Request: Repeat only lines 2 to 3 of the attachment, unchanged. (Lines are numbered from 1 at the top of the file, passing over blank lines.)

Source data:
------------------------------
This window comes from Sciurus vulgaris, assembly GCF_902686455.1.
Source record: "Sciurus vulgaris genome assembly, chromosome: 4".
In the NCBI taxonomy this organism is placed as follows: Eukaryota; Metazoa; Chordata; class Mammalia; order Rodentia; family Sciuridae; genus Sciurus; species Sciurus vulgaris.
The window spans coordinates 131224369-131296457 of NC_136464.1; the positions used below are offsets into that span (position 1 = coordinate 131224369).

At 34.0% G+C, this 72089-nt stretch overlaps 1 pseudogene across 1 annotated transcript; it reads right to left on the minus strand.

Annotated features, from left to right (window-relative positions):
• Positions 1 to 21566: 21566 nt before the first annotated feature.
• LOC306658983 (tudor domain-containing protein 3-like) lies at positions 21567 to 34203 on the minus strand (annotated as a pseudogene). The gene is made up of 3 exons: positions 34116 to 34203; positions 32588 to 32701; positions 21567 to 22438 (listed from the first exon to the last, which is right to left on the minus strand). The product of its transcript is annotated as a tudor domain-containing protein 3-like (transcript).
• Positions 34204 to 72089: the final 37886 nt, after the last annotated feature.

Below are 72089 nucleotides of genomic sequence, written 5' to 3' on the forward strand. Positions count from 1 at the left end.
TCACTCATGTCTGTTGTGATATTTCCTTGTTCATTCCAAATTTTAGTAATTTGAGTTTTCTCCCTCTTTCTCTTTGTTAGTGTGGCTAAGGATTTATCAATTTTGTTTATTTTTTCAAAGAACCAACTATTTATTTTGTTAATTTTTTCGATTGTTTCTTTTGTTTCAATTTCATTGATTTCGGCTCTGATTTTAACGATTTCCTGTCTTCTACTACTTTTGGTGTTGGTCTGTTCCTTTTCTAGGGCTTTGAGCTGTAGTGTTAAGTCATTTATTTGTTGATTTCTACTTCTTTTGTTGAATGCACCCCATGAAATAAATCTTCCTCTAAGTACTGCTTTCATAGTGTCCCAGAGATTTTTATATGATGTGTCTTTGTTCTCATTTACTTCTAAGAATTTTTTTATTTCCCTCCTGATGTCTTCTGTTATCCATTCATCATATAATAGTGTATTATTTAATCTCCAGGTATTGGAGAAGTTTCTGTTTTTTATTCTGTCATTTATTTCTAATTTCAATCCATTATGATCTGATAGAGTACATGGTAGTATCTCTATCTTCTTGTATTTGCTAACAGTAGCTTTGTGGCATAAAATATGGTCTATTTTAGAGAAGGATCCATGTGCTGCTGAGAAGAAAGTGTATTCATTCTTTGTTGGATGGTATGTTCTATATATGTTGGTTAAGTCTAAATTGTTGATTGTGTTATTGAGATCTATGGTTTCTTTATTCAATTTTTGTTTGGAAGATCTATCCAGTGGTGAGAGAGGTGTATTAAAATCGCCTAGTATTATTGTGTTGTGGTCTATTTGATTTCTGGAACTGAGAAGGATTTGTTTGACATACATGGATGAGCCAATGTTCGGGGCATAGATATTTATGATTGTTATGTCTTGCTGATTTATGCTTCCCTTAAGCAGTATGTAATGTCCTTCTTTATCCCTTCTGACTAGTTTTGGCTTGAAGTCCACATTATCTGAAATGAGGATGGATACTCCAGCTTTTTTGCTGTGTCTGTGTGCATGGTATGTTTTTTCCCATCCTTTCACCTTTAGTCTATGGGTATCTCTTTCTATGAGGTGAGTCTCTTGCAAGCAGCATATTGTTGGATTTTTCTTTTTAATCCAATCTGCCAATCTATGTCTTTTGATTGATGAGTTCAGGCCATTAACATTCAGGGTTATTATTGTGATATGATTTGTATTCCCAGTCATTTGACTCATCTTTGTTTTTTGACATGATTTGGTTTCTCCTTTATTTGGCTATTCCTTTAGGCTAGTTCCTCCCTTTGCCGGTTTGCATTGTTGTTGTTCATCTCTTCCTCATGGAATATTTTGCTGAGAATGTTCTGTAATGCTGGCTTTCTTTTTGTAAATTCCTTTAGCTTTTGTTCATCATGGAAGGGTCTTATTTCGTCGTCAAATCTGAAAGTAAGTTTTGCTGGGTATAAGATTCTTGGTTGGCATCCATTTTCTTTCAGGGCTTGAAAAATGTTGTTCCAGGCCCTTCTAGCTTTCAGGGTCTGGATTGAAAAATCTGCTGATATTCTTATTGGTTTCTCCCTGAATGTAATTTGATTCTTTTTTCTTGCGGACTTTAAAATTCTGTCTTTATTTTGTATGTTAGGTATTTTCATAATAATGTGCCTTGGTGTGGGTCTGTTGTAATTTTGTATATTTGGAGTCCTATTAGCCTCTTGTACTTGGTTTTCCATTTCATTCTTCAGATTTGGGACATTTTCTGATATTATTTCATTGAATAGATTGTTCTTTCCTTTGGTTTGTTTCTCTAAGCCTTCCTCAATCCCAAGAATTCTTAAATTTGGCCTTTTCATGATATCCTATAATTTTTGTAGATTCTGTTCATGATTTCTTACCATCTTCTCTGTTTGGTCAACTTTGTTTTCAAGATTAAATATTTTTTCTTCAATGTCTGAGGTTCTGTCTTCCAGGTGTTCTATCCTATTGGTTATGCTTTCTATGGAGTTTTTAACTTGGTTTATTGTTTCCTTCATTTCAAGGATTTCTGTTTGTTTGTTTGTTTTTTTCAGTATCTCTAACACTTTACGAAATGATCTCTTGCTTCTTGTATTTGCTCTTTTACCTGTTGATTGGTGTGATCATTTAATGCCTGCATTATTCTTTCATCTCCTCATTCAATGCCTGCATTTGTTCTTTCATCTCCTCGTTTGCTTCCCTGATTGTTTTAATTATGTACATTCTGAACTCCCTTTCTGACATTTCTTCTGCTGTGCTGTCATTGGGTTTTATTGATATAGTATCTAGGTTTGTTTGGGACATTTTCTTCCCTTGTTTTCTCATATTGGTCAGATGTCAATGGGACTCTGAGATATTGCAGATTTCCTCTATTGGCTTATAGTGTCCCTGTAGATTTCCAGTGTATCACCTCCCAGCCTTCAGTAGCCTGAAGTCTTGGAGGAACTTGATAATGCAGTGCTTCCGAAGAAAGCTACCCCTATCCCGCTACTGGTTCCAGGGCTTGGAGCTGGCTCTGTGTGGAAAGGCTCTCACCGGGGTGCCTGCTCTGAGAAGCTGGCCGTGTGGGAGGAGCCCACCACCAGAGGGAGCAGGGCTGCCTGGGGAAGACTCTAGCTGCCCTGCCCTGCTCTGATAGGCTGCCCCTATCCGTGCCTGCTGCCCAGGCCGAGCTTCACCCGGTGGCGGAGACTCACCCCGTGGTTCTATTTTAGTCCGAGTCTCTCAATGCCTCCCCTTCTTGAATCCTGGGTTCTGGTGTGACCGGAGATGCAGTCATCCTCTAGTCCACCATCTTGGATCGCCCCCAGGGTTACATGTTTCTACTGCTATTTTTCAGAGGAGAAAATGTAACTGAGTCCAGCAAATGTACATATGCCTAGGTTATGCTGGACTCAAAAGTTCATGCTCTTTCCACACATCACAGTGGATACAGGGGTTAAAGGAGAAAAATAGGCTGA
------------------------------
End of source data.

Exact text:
Source record: "Sciurus vulgaris genome assembly, chromosome: 4".
In the NCBI taxonomy this organism is placed as follows: Eukaryota; Metazoa; Chordata; class Mammalia; order Rodentia; family Sciuridae; genus Sciurus; species Sciurus vulgaris.